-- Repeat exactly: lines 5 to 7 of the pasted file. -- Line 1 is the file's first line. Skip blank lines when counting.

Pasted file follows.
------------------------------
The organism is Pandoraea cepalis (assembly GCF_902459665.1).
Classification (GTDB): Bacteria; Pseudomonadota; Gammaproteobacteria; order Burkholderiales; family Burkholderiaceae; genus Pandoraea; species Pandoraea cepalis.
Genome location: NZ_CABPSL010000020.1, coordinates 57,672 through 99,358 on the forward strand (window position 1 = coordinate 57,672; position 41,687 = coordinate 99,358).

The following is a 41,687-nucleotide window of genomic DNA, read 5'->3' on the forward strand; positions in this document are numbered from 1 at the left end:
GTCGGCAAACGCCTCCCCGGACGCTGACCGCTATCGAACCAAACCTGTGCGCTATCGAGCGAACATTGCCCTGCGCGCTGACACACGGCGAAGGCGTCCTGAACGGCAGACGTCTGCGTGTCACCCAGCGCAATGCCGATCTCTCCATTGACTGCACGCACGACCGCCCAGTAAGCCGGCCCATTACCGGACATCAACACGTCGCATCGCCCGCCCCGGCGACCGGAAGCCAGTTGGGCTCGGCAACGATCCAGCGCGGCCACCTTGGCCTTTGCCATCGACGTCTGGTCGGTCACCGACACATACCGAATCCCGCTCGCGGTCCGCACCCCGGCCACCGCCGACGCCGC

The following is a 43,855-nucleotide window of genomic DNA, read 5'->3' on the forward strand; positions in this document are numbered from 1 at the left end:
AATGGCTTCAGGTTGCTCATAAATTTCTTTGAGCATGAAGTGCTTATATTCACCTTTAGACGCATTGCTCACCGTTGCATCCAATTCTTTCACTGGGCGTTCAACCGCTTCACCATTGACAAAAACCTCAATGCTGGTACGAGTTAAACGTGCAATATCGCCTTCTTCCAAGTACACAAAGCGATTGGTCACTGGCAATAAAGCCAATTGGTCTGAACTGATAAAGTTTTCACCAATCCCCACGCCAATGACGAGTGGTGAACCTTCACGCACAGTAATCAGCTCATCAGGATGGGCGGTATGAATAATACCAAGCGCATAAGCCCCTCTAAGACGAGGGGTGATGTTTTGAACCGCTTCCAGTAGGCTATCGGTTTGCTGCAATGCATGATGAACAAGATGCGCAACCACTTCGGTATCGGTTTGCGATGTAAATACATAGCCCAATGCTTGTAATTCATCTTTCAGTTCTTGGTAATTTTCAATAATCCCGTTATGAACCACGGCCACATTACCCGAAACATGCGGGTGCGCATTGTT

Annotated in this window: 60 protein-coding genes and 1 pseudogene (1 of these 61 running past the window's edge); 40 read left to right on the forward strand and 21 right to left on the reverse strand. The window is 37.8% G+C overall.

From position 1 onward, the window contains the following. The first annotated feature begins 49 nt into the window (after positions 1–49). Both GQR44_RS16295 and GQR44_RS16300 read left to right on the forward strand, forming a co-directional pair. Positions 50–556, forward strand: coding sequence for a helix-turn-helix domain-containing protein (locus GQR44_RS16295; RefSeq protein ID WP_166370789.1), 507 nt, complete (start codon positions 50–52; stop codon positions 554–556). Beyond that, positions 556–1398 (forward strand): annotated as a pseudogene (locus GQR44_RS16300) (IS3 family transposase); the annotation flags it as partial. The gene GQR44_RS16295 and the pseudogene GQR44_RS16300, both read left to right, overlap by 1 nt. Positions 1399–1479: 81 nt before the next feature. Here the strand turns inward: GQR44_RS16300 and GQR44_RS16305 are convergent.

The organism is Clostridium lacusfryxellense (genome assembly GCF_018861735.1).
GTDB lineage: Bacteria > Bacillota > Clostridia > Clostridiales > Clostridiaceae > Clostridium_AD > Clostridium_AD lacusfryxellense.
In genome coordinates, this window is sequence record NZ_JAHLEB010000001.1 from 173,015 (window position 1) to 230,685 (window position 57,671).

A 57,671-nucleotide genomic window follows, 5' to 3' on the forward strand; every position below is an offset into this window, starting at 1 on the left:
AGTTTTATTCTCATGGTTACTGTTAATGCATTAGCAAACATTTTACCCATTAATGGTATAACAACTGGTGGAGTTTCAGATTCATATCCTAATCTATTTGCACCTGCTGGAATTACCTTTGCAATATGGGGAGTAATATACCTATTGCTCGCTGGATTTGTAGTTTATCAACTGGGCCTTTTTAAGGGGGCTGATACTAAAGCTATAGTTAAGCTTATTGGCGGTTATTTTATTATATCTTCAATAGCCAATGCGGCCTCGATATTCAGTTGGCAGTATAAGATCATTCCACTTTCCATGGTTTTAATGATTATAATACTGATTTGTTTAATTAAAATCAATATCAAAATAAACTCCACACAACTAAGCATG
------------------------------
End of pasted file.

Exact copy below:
GTCGGCAAACGCCTCCCCGGACGCTGACCGCTATCGAACCAAACCTGTGCGCTATCGAGCGAACATTGCCCTGCGCGCTGACACACGGCGAAGGCGTCCTGAACGGCAGACGTCTGCGTGTCACCCAGCGCAATGCCGATCTCTCCATTGACTGCACGCACGACCGCCCAGTAAGCCGGCCCATTACCGGACATCAACACGTCGCATCGCCCGCCCCGGCGACCGGAAGCCAGTTGGGCTCGGCAACGATCCAGCGCGGCCACCTTGGCCTTTGCCATCGACGTCTGGTCGGTCACCGACACATACCGAATCCCGCTCGCGGTCCGCACCCCGGCCACCGCCGACGCCGC

The following is a 43,855-nucleotide window of genomic DNA, read 5'->3' on the forward strand; positions in this document are numbered from 1 at the left end:
AATGGCTTCAGGTTGCTCATAAATTTCTTTGAGCATGAAGTGCTTATATTCACCTTTAGACGCATTGCTCACCGTTGCATCCAATTCTTTCACTGGGCGTTCAACCGCTTCACCATTGACAAAAACCTCAATGCTGGTACGAGTTAAACGTGCAATATCGCCTTCTTCCAAGTACACAAAGCGATTGGTCACTGGCAATAAAGCCAATTGGTCTGAACTGATAAAGTTTTCACCAATCCCCACGCCAATGACGAGTGGTGAACCTTCACGCACAGTAATCAGCTCATCAGGATGGGCGGTATGAATAATACCAAGCGCATAAGCCCCTCTAAGACGAGGGGTGATGTTTTGAACCGCTTCCAGTAGGCTATCGGTTTGCTGCAATGCATGATGAACAAGATGCGCAACCACTTCGGTATCGGTTTGCGATGTAAATACATAGCCCAATGCTTGTAATTCATCTTTCAGTTCTTGGTAATTTTCAATAATCCCGTTATGAACCACGGCCACATTACCCGAAACATGCGGGTGCGCATTGTT